I find skulls creepy, especially when juxtaposed with the living, so I have included this item by the Japanese artist Takato Yamamoto. The positioning of the skull and the adjacent face, and the amorphous background that seems to swallow the bodies of the subjects, makes it resemble a dark and grim version of the famously spangly works of Gustav Klimt. (Klimt actually did once produce a sinister painting featuring a skull.) What gets me is the black, shaggy material surrounding the skull. Is it a hairy coat? A hairy blanket? Is it fur covering a body and pair of arms? Are we looking at a skull-faced, black-pelted demon from Japanese folklore? (Yamamoto comes from Japan’s Akita prefecture, home of the famous Namahage ogres. So I wonder if this is meant to be a zombie Namahage.)
© Takato Yamamoto
Also shaggy in places is this demonic creature beautifully drawn in black and white by Hannes Bok who, like the better-known and more prolific Virgil Finlay, illustrated the contents of American pulp-fiction sci-fi, horror and detective magazines in the 1930s and 1940s. Obsessed with the occult, Bok became increasingly reclusive in later life and died in poverty in 1964. But he at least had the honour of winning one of the first Hugo Awards (for best cover art) when those now-venerable awards were inaugurated in 1953.
What next? I like this detail taken from the bottom right-hand corner of The Last Judgement, painted between 1525 and 1530 by Lucas Cranach the Elder. Cranach was apparently a mate of Martin Luther, which may explain the baleful relish with which he depicts sinners being stuffed by vile demons into a pit populated by even viler demons.
Here’s something I found on a now-defunct website called Tomb of Insomnia. I have no idea what its title is, or who the artist is, or what it’s meant to represent. But it looks hideous.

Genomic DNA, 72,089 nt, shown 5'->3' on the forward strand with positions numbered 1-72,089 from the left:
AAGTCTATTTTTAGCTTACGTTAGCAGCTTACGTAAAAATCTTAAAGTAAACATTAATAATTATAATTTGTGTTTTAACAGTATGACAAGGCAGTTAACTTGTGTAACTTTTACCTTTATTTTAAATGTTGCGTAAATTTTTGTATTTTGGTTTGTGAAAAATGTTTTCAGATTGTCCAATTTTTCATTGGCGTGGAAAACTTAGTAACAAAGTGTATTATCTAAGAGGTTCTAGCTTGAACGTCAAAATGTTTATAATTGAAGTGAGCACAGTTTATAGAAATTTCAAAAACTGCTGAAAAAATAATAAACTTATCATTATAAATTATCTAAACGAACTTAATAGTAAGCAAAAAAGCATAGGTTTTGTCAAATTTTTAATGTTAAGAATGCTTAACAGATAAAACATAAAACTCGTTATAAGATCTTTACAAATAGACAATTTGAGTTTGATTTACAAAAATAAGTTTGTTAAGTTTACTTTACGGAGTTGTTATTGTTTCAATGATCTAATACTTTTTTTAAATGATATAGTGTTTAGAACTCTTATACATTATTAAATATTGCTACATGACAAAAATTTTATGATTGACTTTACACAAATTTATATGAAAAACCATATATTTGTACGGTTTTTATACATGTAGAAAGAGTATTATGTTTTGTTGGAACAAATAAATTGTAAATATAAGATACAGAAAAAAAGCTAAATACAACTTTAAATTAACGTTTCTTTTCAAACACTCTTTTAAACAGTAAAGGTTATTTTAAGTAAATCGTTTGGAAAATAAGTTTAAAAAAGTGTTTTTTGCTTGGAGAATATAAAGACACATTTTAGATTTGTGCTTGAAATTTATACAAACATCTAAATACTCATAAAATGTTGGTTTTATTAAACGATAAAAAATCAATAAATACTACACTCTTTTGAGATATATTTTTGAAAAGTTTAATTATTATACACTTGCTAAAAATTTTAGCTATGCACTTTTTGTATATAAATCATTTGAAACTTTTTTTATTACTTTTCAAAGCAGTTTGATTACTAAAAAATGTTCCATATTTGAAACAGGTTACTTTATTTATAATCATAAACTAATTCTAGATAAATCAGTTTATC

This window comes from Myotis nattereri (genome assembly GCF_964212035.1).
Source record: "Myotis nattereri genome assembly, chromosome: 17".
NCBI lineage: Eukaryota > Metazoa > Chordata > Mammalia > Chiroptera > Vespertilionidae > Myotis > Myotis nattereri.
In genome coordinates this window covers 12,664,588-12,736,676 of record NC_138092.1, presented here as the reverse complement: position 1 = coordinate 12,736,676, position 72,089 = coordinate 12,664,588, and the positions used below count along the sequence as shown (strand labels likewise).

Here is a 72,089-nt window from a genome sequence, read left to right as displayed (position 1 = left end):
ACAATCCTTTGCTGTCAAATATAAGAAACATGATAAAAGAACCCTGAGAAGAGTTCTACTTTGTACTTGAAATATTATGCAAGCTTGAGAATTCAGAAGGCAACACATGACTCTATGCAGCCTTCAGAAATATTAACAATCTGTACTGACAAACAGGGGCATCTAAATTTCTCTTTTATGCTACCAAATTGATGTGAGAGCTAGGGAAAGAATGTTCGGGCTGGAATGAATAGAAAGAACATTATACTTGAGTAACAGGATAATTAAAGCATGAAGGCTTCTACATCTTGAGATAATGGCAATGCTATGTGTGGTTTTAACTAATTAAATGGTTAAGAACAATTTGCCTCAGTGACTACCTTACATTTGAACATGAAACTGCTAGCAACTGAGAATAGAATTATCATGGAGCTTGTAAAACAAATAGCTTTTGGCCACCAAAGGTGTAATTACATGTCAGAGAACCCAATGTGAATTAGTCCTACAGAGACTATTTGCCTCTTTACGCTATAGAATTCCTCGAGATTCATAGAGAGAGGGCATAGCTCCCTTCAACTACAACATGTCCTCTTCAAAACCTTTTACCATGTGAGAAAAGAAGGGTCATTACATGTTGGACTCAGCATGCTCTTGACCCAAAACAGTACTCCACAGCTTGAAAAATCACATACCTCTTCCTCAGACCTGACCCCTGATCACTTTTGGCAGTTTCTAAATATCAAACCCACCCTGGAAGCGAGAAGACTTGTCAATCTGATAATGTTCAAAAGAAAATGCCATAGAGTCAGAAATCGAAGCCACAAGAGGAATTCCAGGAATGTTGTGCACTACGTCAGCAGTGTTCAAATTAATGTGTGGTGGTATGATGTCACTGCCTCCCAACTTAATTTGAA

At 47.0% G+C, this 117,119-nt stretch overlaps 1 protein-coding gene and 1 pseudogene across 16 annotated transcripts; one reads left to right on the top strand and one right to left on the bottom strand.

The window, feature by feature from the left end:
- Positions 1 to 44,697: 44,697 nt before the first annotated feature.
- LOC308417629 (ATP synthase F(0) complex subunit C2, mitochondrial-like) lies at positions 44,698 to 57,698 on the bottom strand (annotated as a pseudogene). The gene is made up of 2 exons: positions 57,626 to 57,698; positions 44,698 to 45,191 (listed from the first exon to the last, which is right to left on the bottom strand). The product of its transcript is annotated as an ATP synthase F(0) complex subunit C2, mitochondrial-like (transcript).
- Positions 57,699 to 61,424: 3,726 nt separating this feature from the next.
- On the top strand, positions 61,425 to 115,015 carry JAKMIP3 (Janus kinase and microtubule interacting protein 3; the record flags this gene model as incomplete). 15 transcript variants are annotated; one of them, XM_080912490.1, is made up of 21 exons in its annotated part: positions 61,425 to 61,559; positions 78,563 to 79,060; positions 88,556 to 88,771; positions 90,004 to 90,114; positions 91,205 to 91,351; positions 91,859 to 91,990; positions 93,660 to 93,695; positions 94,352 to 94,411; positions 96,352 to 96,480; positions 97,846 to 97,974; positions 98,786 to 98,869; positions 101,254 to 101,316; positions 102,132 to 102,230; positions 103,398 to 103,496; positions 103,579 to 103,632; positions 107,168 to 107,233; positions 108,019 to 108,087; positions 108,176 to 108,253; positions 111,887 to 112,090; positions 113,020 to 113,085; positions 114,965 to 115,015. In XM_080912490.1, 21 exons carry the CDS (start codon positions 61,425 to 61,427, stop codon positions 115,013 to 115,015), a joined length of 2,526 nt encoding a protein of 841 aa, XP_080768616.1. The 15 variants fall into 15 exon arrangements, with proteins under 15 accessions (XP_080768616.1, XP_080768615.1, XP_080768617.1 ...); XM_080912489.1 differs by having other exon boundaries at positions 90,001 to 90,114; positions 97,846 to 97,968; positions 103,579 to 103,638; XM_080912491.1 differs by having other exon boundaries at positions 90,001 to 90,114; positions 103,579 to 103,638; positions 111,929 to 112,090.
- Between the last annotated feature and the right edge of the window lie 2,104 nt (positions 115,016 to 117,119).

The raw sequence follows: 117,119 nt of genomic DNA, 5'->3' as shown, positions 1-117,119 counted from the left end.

From Tomb of Insomnia
I started this blog entry with a picture of a female figure eerily contrasted with a dark space and here’s another one, courtesy of the South Korean illustrator Yoonji Lee – although there’s less ambiguity about what’s occupying that dark space. The piece’s title, With Her Demon, gives some clue as to what we’re looking at. I haven’t been able to find much information about Yoonji Lee and only discovered this picture on the Twitter account 41 Strange. She’s not to be confused with wholesome-looking Korean TV actress Lee Yoon-ji, whose name kept cropping up when I tried to Google her.
© Yoonji Lee
Finally, here’s a picture to connect Halloween with the next big festival on the calendar, which is of course Christmas. The caption, if you can’t read it, says: “Bring in another!” It’s the work of the celebrated cartoonist, artist and author Gahan Wilson. To me, Wilson always seemed like the missing link in the cartoon world between purveyors of classic gothic macabre-ness like Charles Adams and Edward Gorey, and the more modern oddness of Gary (The Far Side) Larson. Sadly, Wilson is not in good health these days and his stepson recently launched a fundraiser to help pay for his care and medical bills. Donations can be made here.
© Gahan Wilson
And that’s my ten for October 31st this year. Happy Halloween!